Kimmo Timonen was drafted by the Los Angeles Kings, developed into an all-star with the Nashville Predators and won the Stanley Cup last season with the Chicago Blackhawks.
But he still considers himself a member of the Philadelphia Flyers.
"I was in Nashville for eight years and I was the captain there," Timonen said. "My kids were born in Nashville. So those memories are really nice. Here in Philly, I think my role was so good, and playing for the Flyers in front of these fans, it was something I'll remember for the rest of my life. … I think the Flyers are my No. 1 team."
Timonen, 40, will be honored by the Flyers on Wednesday prior to the game against the Blackhawks (8 p.m. ET; NBCSN).
"I'll be emotional, probably," Timonen said. "I was able to see [the Blackhawks'] season opener and banner-raising ceremony. It was something cool to see. I knew it was going to be the last time I'm going to see them probably. I had a good time there. But Wednesday is going to be another thing I'm going to really enjoy. I'm really honored to be there. I get to bring my parents to the game. So I'm looking forward to it."
Timonen's acquisition from the Predators on June 18, 2007 was a big reason the Flyers went from 30th in the NHL in 2006-07 to the 2008 Eastern Conference Final. In eight seasons with Philadelphia he had 270 points, third all-time among Flyers defensemen. He did not play for the Flyers last season after being diagnosed in August with blood clots in his lungs and lower right leg. When he was cleared to play, the Flyers traded him to the Blackhawks on Feb. 27.
He also helped the Flyers reach the 2010 Stanley Cup Final.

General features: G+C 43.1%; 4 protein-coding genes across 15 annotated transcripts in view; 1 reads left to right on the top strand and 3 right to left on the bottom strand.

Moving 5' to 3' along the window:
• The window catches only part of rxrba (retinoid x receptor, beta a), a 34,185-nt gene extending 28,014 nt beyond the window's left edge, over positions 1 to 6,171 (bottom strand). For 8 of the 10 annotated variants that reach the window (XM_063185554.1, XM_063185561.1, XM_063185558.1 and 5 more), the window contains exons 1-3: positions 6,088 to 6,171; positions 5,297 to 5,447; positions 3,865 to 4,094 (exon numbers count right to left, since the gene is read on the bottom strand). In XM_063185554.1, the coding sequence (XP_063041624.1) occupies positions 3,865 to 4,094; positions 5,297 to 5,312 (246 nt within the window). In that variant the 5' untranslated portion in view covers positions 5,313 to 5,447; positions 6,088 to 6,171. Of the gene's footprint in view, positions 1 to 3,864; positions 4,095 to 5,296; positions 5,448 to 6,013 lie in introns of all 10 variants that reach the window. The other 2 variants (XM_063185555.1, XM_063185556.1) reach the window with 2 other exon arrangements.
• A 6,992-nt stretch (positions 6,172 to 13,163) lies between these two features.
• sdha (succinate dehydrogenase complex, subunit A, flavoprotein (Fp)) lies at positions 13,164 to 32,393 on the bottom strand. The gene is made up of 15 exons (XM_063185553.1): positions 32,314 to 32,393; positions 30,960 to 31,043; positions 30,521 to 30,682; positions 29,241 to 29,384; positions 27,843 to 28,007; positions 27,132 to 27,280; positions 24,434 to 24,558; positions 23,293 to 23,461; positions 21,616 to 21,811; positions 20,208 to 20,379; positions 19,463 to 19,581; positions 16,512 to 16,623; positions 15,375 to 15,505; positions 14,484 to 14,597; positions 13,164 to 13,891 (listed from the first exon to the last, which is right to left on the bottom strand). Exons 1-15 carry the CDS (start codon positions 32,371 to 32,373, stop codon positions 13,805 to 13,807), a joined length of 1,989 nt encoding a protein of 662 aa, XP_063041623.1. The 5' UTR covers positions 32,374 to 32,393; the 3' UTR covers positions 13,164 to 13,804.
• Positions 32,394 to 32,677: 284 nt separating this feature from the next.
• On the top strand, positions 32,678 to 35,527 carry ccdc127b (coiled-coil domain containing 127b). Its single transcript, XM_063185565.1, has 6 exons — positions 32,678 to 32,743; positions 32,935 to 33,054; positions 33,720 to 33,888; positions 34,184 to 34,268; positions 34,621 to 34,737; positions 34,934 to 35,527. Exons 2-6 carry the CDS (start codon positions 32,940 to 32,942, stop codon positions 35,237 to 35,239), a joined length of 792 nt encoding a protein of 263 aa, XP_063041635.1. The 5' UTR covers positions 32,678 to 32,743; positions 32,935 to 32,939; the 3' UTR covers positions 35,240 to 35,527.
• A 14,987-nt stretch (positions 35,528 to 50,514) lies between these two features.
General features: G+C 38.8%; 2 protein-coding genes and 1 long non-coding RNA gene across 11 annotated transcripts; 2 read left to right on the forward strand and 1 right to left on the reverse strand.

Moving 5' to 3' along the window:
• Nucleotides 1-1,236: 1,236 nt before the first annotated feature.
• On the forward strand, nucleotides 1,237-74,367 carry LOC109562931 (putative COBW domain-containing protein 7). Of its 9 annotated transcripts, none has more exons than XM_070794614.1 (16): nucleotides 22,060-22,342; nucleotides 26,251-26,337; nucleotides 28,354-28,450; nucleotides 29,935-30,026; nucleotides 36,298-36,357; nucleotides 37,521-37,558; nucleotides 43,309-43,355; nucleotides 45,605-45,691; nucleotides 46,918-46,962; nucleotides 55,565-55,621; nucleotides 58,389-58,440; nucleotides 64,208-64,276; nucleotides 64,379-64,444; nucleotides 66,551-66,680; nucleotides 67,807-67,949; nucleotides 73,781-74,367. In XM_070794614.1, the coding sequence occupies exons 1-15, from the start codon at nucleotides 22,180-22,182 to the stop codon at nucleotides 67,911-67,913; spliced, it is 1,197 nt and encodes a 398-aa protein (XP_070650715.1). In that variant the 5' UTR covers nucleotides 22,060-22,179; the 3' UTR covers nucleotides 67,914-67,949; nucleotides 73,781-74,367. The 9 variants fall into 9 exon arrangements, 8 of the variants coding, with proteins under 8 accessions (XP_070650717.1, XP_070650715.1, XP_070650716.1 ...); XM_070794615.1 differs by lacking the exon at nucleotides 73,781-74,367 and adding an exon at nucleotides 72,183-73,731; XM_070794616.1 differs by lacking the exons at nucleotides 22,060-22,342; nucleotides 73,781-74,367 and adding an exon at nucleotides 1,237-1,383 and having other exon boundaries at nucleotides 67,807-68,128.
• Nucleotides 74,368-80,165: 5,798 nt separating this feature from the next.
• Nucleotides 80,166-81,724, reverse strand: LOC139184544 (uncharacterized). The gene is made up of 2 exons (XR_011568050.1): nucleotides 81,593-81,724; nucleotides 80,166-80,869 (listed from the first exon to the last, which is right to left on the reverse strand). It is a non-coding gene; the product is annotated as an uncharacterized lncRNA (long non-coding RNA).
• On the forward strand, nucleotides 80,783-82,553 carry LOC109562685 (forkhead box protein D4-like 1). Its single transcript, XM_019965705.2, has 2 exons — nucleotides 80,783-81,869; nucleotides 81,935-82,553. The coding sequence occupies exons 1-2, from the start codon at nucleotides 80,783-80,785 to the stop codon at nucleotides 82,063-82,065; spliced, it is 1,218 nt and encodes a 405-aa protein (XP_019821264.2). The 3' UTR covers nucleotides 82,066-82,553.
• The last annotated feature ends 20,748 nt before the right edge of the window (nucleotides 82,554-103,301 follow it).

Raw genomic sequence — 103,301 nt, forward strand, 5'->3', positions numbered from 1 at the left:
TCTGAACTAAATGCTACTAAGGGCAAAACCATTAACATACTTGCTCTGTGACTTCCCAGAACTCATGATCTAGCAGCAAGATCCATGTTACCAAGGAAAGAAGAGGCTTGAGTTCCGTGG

"When we went to the Stanley Cup Final, I think Kimmo was playing his best hockey that I saw," said Flyers captain Claude Giroux. "He was game in and game out so consistent. I remember … him playing very well every game."
Giroux was one of a number of young players who used Timonen as a role model. Though Timonen never served as captain with the Flyers, his words carried heft inside and outside the locker room.
"He wasn't always barking out orders, he wasn't always the most talkative guy," Flyers forward Wayne Simmonds said. "But when he said something it really resonated with most of the guys because Kimmo went out there and put his body on the line at every single point of the game. He was probably the best offensive defenseman and defensive defensemen at the same time. We learned a lot from Kimmo when he was playing with us.
"He had perfect timing. … When I got here I was sitting, listening to the things Kimmo had to say and the moment he had to say them. It was refreshing to see that type of leader."
Timonen could continue helping players as he transitions to life after hockey. He announced his retirement after the Blackhawks defeated the Tampa Bay Lightning in Game 6 of the Cup Final.
He said he's talked to Flyers general manager Ron Hextall about a job, but said his first priority is spending time with his wife and children on their schedule, rather than the one he was on as a player. At some point though, he said coaching is something that appeals to him.
"The perfect situation would be some kind of coach," Timonen said. "I like to teach people. I like to talk to players, I like to give my opinion of what I see on the ice, what they can do better. At the same time, that kind of road, that's a big commitment. Once you want to be some kind of coach with the team, that's a 24/7 job. I'm not really ready to do that. But that would be the perfect job for me, to help the [defensemen] and just give them my opinion about the game, what I think they can do better, that kind of stuff. But that might be way down the road when the kids are out of the home and that kind of stuff.
"In the near future, hockey has been my life, so I understand what hockey is and what is a good team and what is a good player. If it's scouting or some kind of management job, I know my stuff; I know that. But at the same time I haven't really thought about what the role might be. I would like to help the Flyers down the road. When that is, I don't quite know yet."